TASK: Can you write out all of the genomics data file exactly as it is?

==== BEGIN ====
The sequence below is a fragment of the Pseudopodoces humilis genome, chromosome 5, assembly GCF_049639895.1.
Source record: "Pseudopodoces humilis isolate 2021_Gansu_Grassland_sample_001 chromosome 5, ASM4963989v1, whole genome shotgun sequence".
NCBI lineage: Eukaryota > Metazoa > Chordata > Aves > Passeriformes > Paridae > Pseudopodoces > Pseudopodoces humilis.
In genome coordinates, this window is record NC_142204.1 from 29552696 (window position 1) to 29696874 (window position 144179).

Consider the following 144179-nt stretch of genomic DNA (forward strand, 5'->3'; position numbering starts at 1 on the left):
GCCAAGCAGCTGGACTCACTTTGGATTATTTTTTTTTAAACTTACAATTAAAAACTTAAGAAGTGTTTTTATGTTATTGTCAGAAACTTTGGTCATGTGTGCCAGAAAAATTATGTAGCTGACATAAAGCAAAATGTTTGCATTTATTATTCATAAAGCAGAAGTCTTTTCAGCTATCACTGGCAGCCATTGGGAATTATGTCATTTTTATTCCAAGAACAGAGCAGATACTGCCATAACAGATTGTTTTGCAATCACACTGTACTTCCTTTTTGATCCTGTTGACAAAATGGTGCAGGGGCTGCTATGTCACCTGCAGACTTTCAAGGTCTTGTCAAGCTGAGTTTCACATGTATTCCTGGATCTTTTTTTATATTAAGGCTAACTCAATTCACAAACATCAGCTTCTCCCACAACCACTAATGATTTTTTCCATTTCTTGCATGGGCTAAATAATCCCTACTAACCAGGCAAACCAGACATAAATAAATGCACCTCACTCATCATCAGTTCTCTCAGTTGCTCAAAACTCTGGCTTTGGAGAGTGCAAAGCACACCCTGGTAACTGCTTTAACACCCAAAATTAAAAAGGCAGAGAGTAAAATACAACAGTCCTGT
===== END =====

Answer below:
The sequence below is a fragment of the Pseudopodoces humilis genome, chromosome 5, assembly GCF_049639895.1.
Source record: "Pseudopodoces humilis isolate 2021_Gansu_Grassland_sample_001 chromosome 5, ASM4963989v1, whole genome shotgun sequence".
NCBI lineage: Eukaryota > Metazoa > Chordata > Aves > Passeriformes > Paridae > Pseudopodoces > Pseudopodoces humilis.
In genome coordinates, this window is record NC_142204.1 from 29552696 (window position 1) to 29696874 (window position 144179).

Consider the following 144179-nt stretch of genomic DNA (forward strand, 5'->3'; position numbering starts at 1 on the left):
GCCAAGCAGCTGGACTCACTTTGGATTATTTTTTTTTAAACTTACAATTAAAAACTTAAGAAGTGTTTTTATGTTATTGTCAGAAACTTTGGTCATGTGTGCCAGAAAAATTATGTAGCTGACATAAAGCAAAATGTTTGCATTTATTATTCATAAAGCAGAAGTCTTTTCAGCTATCACTGGCAGCCATTGGGAATTATGTCATTTTTATTCCAAGAACAGAGCAGATACTGCCATAACAGATTGTTTTGCAATCACACTGTACTTCCTTTTTGATCCTGTTGACAAAATGGTGCAGGGGCTGCTATGTCACCTGCAGACTTTCAAGGTCTTGTCAAGCTGAGTTTCACATGTATTCCTGGATCTTTTTTTATATTAAGGCTAACTCAATTCACAAACATCAGCTTCTCCCACAACCACTAATGATTTTTTCCATTTCTTGCATGGGCTAAATAATCCCTACTAACCAGGCAAACCAGACATAAATAAATGCACCTCACTCATCATCAGTTCTCTCAGTTGCTCAAAACTCTGGCTTTGGAGAGTGCAAAGCACACCCTGGTAACTGCTTTAACACCCAAAATTAAAAAGGCAGAGAGTAAAATACAACAGTCCTGT